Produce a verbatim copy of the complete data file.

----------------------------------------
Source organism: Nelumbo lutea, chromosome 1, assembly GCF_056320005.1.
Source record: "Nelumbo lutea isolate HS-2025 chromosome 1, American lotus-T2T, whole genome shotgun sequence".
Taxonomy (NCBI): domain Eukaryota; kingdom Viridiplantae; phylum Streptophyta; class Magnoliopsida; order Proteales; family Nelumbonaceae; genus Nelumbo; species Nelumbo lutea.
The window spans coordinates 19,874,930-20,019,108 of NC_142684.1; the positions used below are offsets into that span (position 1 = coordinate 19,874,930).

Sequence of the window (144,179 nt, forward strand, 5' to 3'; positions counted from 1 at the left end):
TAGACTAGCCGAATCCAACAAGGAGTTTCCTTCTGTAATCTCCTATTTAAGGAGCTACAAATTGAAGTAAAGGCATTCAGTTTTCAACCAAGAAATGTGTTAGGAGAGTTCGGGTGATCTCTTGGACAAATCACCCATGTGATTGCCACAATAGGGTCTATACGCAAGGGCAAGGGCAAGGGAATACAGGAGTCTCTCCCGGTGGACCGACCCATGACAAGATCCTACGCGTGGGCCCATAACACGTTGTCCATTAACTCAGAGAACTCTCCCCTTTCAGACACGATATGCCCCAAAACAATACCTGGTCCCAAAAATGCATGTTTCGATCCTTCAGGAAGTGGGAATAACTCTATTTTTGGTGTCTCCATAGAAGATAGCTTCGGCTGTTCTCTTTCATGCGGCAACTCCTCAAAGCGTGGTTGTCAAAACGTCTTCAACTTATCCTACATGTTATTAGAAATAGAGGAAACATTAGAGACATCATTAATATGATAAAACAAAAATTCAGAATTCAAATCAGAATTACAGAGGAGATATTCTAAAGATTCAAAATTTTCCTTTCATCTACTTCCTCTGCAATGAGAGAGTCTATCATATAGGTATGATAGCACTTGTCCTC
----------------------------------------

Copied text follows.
Source organism: Nelumbo lutea, chromosome 1, assembly GCF_056320005.1.
Source record: "Nelumbo lutea isolate HS-2025 chromosome 1, American lotus-T2T, whole genome shotgun sequence".
Taxonomy (NCBI): domain Eukaryota; kingdom Viridiplantae; phylum Streptophyta; class Magnoliopsida; order Proteales; family Nelumbonaceae; genus Nelumbo; species Nelumbo lutea.
The window spans coordinates 19,874,930-20,019,108 of NC_142684.1; the positions used below are offsets into that span (position 1 = coordinate 19,874,930).

Sequence of the window (144,179 nt, forward strand, 5' to 3'; positions counted from 1 at the left end):
TAGACTAGCCGAATCCAACAAGGAGTTTCCTTCTGTAATCTCCTATTTAAGGAGCTACAAATTGAAGTAAAGGCATTCAGTTTTCAACCAAGAAATGTGTTAGGAGAGTTCGGGTGATCTCTTGGACAAATCACCCATGTGATTGCCACAATAGGGTCTATACGCAAGGGCAAGGGCAAGGGAATACAGGAGTCTCTCCCGGTGGACCGACCCATGACAAGATCCTACGCGTGGGCCCATAACACGTTGTCCATTAACTCAGAGAACTCTCCCCTTTCAGACACGATATGCCCCAAAACAATACCTGGTCCCAAAAATGCATGTTTCGATCCTTCAGGAAGTGGGAATAACTCTATTTTTGGTGTCTCCATAGAAGATAGCTTCGGCTGTTCTCTTTCATGCGGCAACTCCTCAAAGCGTGGTTGTCAAAACGTCTTCAACTTATCCTACATGTTATTAGAAATAGAGGAAACATTAGAGACATCATTAATATGATAAAACAAAAATTCAGAATTCAAATCAGAATTACAGAGGAGATATTCTAAAGATTCAAAATTTTCCTTTCATCTACTTCCTCTGCAATGAGAGAGTCTATCATATAGGTATGATAGCACTTGTCCTC